At least three local professionals captured astonishing photos that were immediately transformed into postcards and prints for sale. Caleb Gurney's often reproduced shot shows a great plume of rock, water and flying debris. In the next photo, minutes later, those lucky enough to obtain special passes have crowded on to an observation platform down by the shore. They don't seem very frightened.
A framed display in an obscure corner of the Portsmouth Athenaeum contains memorabilia from the blast, including a wooden bit of shrapnel, a complementary pass to the VIP viewing area and a souvenir booklet from the Frank Jones Brewery instructing thrill-seekers "Where to See the Explosion." There is also a press badge, a button really, with a sepia-toned photo of the naval shipyard. Below the button is a red forked ribbon with the words: "Blowing Up Henderson's Pt with 60 Tons Dynamite."
Judgment Day, it appears, was as neatly orchestrated as any Market Square Day. Trolley schedules were posted, viewing areas defined, hotels booked, dining reservations made, tours of the Frank Jones Brewery ready to role as the crowds dispersed. 220,000 cubic yards of rock and 50,000 cubic yards of soil did exactly as the civil engineers had predicted.
What about the exodus, the carnage, the apocalyptic fervor? From where do we derive these impressions of our ancestors? My weekend of research was about to hit the pavement, so I pulled the ripcord and called Dr. Dorothy Vaughan, Portsmouth's former librarian and historian emeritus.
I'd just been to her 95th birthday party, a grand affair, in which Mayor Sirrell gave her the key to the city. "I had the key to the library for 53 years," Dorothy quipped, "but never the whole city!"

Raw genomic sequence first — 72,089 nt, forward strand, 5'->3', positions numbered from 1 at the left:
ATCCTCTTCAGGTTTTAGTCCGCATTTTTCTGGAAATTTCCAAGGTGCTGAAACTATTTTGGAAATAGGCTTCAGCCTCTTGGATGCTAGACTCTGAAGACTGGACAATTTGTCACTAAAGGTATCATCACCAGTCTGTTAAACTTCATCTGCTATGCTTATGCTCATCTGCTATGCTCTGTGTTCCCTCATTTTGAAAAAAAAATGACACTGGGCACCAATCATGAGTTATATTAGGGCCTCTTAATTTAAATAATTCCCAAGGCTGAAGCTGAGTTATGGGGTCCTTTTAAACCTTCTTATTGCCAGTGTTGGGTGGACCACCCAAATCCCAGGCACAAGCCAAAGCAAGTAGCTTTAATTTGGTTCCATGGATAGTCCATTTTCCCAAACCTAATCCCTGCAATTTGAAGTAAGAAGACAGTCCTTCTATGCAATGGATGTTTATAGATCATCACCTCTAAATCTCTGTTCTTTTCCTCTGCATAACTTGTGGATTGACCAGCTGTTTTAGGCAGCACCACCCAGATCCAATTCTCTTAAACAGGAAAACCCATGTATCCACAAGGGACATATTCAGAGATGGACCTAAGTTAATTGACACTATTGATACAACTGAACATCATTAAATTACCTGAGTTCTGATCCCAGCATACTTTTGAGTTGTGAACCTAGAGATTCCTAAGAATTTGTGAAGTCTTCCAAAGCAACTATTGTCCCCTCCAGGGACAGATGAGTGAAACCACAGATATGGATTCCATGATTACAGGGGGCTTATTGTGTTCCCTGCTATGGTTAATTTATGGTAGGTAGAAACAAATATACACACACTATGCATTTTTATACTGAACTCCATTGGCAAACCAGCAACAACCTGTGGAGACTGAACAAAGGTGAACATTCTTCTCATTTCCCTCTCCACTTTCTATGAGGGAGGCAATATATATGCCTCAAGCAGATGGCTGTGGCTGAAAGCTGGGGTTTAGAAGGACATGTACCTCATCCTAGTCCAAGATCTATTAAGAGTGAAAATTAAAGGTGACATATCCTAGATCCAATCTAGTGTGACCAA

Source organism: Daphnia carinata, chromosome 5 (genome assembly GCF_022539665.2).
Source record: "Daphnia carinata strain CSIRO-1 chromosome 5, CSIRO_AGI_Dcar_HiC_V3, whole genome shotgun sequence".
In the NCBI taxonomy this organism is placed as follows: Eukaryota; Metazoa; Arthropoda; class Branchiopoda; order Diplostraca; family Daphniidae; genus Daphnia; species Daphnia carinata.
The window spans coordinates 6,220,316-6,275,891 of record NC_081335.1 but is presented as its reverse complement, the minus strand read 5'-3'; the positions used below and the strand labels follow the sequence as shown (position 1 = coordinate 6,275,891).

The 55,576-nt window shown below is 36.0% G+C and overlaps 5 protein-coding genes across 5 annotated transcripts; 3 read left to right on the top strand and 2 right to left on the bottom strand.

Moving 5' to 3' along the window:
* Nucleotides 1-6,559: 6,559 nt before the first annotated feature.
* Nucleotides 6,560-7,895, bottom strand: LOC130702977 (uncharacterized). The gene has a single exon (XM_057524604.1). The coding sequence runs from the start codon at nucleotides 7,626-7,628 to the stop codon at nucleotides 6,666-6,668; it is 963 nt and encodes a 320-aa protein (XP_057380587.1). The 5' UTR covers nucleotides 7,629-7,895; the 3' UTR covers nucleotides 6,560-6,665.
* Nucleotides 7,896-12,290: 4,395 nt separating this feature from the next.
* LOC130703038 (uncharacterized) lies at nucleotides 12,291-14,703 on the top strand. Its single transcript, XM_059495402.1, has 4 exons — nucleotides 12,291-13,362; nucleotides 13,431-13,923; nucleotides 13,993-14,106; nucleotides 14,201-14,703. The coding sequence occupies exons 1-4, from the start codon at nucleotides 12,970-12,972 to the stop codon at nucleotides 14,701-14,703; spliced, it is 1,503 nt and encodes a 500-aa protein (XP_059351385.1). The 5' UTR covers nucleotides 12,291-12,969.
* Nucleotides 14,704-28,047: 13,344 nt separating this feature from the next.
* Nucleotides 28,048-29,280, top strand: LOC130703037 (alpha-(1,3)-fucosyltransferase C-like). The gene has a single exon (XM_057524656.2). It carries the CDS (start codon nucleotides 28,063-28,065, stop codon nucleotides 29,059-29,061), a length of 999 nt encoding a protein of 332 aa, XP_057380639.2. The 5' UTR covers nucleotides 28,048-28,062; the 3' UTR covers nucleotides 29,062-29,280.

I explained my plight on the phone. Her encyclopedic mind started flipping pages. I once asked her about some drawings I had found in the archives of the public library. She remembered the exact year they were delivered (sometime in the 40s), the exact address of the painter (somewhere on Broad Street), and most of the digits of the delivery man's phone number.
In those days Dorothy lived in Pembroke, but her family was in town on the day of explosion, visiting relatives at the Martingale. She recalls hearing later that her aunt had protected the windows with surgeon's tape.
"Nothing happened," she says. "Nobody got hurt, except one fellow who got hit on the head with a tin can. He was standing too close to the river at Pierce Island, I think, and a piece of the Point came down and hit him on the head, and he got a bad head - but that was about all."
Well, there was also the trolley accident. The papers later downplayed what at first appeared to be a crash between trolley cars filled with people fleeing town. In fact, Dorothy says, there was just a little accident when a car in from Exeter "missed the switch" and got off schedule with all the trolleys added to usher the crowds to and from the observation points. Seems there was a baby on board one and the baby got tossed onto the field down by the Plains area of town.
"I know that story because I went to school with that baby," the senior historian recalls. "She was a classmate of mine."
"I think a lot of people were just scared," Dorothy Vaughan says, waxing philosophical, and she could be talking about the Millennium instead of 1905. "It was something new to them, something frightening, something they could not control. It was just happening to them and a few of them probably got nervous."
A hundred years after Y2K, no matter what really happens to us in the
next few months, our descendants will tell each other tales of the our
Millennium that may reveal more about their fears than ours. Like
Dorothy, given a choice, I'd skip the potential thrills of Y2K and take
one of those complimentary passes for Henderson's Point. I hear tell it
was a real blast.
By J. Dennis Robinson
Henderson's Point photos courtesy Portsmouth Public Library. Drawing of Henderson's point by Helen Pearson courtesy Debbie Wilson. Picture of Dorothy Vaughan by J. Dennis Robinson.
Copyright © 1999-2000 SeacoastNH.com